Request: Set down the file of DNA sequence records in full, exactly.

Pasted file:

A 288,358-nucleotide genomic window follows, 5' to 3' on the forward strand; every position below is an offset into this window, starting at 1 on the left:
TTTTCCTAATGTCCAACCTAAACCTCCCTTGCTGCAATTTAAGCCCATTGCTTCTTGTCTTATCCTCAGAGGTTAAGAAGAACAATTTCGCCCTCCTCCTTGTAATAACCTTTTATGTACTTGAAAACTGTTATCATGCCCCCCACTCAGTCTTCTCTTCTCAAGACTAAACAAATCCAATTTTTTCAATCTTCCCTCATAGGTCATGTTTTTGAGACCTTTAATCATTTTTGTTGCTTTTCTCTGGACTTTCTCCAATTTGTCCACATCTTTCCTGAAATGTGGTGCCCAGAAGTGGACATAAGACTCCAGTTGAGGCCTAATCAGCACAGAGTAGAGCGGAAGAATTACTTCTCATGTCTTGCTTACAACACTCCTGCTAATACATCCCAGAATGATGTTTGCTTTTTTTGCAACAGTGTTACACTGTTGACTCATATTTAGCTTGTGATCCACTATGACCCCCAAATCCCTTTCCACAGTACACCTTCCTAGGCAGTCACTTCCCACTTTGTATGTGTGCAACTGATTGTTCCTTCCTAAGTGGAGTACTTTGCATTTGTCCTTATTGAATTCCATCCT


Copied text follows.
A 288,358-nucleotide genomic window follows, 5' to 3' on the forward strand; every position below is an offset into this window, starting at 1 on the left:
TTTTCCTAATGTCCAACCTAAACCTCCCTTGCTGCAATTTAAGCCCATTGCTTCTTGTCTTATCCTCAGAGGTTAAGAAGAACAATTTCGCCCTCCTCCTTGTAATAACCTTTTATGTACTTGAAAACTGTTATCATGCCCCCCACTCAGTCTTCTCTTCTCAAGACTAAACAAATCCAATTTTTTCAATCTTCCCTCATAGGTCATGTTTTTGAGACCTTTAATCATTTTTGTTGCTTTTCTCTGGACTTTCTCCAATTTGTCCACATCTTTCCTGAAATGTGGTGCCCAGAAGTGGACATAAGACTCCAGTTGAGGCCTAATCAGCACAGAGTAGAGCGGAAGAATTACTTCTCATGTCTTGCTTACAACACTCCTGCTAATACATCCCAGAATGATGTTTGCTTTTTTTGCAACAGTGTTACACTGTTGACTCATATTTAGCTTGTGATCCACTATGACCCCCAAATCCCTTTCCACAGTACACCTTCCTAGGCAGTCACTTCCCACTTTGTATGTGTGCAACTGATTGTTCCTTCCTAAGTGGAGTACTTTGCATTTGTCCTTATTGAATTCCATCCT